Thursday, December 27, 2007

Affluenza

The holiday gift-giving season has ended and the bills are now coming due. There is no question that the American economy relies on year-end spending which has effectively commercialized any faith tradition's holy day or days that fall within this time period. Reports of numbers will tell us whether the bottom line bodes well for business or not, but there are serious burdens borne by the consumer that demand our attention. One is what economist Joel Waldfogel calls the “Deadweight Loss of Christmas.”

On National Public Radio's Marketplace, Waldfogel was quoted saying “People value things they receive as gifts about 20 percent less per dollar spent then they value items they purchase for themselves.” This deadweight loss is valued at somewhere between twelve and eighteen billion dollars this year. In effect this means that the marketing of the holiday caused Americans to hand over that much money in exchange for nothing more than the consolation of knowing that they participated in the annual spending ritual. And this only measures the difference in perceived value of gifts received, it makes no judgment on the uselessness of many of the gifts that were given.

The second burden to consider is the growing consumer debt that the holiday consumption frenzy creates. A recent Federal Reserve Bank report indicates that Americans carry over $920 billion in credit debt. Over the previous year, the number of accounts that are 30 days past due has risen by 26% and those that are 90 days overdue by 50% according to some lenders. This all adds up to an insane practice of purchasing over-valued items, many of them redundant or useless, with money we don't have and then either paying even more for them due to interest payments or creating insurmountable debt that brings an avalanche of other problems.


The only thing that keeps this cycle going is the cycle itself! Like a gerbil running on a wheel, the only way to stop the motion is to get off the wheel. This annual feast of overconsumption is surely an a disease. As we enter the flu season, it is apt that this economic disease can been called Affluenza. It is in fact a manifestation of the disease of addiction. Anyone who is living with an addiction knows the daily battles that can involve many setbacks without vigilance. The most successful way of dealing with addiction is through the wisdom of the Twelve Steps. The first step is to admit that we are powerless over the addiction – that our lives have become unmanageable. That should be plain from the numbers reported here, or the bills that you cannot pay.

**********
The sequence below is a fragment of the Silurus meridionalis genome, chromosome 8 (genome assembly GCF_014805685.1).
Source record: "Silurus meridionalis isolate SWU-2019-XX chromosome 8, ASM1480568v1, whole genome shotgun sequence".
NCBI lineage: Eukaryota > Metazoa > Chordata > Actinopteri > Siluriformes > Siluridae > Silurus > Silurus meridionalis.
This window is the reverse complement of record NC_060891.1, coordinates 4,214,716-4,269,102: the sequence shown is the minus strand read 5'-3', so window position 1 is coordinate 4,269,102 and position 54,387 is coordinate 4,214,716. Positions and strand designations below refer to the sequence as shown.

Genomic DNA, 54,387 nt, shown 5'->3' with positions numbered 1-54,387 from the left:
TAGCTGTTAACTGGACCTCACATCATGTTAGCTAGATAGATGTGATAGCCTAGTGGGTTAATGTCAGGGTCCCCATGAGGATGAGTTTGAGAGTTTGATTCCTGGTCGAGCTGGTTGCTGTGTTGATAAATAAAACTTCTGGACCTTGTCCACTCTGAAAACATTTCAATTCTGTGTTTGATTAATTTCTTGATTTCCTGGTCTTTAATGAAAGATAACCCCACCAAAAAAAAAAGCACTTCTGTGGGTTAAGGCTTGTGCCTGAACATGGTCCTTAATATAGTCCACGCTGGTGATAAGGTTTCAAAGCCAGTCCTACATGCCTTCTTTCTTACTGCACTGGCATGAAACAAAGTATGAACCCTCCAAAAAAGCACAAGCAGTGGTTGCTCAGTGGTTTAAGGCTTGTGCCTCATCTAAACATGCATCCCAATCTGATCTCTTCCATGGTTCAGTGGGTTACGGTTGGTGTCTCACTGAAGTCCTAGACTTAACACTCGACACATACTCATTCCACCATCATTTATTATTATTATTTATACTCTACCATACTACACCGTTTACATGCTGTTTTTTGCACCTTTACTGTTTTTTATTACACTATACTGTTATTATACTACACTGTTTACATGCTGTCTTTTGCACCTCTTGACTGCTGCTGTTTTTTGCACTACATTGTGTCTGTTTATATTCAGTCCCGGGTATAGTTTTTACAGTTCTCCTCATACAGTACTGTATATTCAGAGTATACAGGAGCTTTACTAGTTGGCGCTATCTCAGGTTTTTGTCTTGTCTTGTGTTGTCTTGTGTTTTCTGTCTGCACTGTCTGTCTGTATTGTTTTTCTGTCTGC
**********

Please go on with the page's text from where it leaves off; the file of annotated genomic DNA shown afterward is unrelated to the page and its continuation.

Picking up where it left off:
The second step is coming to believe that a power greater than ourselves could restore us to sanity. What power is that for you? Whether you are comfortable calling that higher power God or not, there is a spirituality required for recovery. We are a sorry and hopeless people indeed if we cannot find the spiritual path that will lead us out of the insanity of this runaway consumerism.

2 comments:

David J. Spuria said...

First of all, where are all the post-ers? We used ot have some nice threads on here. Anyhoo, love this topic and I love the way you spun this. This is definitely a great piece of writing and some uncommon insight into a growing problem. Each year I can almost sense this crush of frenzy and emotion. My job itself has me hearing people wrapped up in the turmoil. Heaven forbid UPS not deliver the eternal gift on time! And why hasn't Bose gone HD wireless everything yet?

There is something very wrong with Christmas. Fundamentalists are correct in calling Christ back for Christmas. Libs are correct in their decrees against rabid materialism. It's hard to know Jesus when there's little mention of Him, except in reference to a "holiday". A gift (unless to a poor child) can rarely change a life. Instead, the factor you spoke of magnifies this feeling I've had for years. That Christmas is a pagan ritual. It no longer embodies "It's A Wonderful Life". Clarence would likely be jumping in the icy river alone, looking to escape the colder reality of consumerism gone mad. On this one my friend, you've made a great statement of Christianity. But how do we change? How do we get out of it?

sojourner said...

I agree wholeheartedly with David's concluding remarks. How do we get out of it? My only answer is that it starts with a commitment from each of us. Several times in the past I have given gifts in the names of my usual gift recipients to charities in lieu of tangible presents. Organizations such as The Heifer Project multiply the gifts many times with their m.o. Still I seem to slip back into the tangible gifts mania. Is it just a bad habit?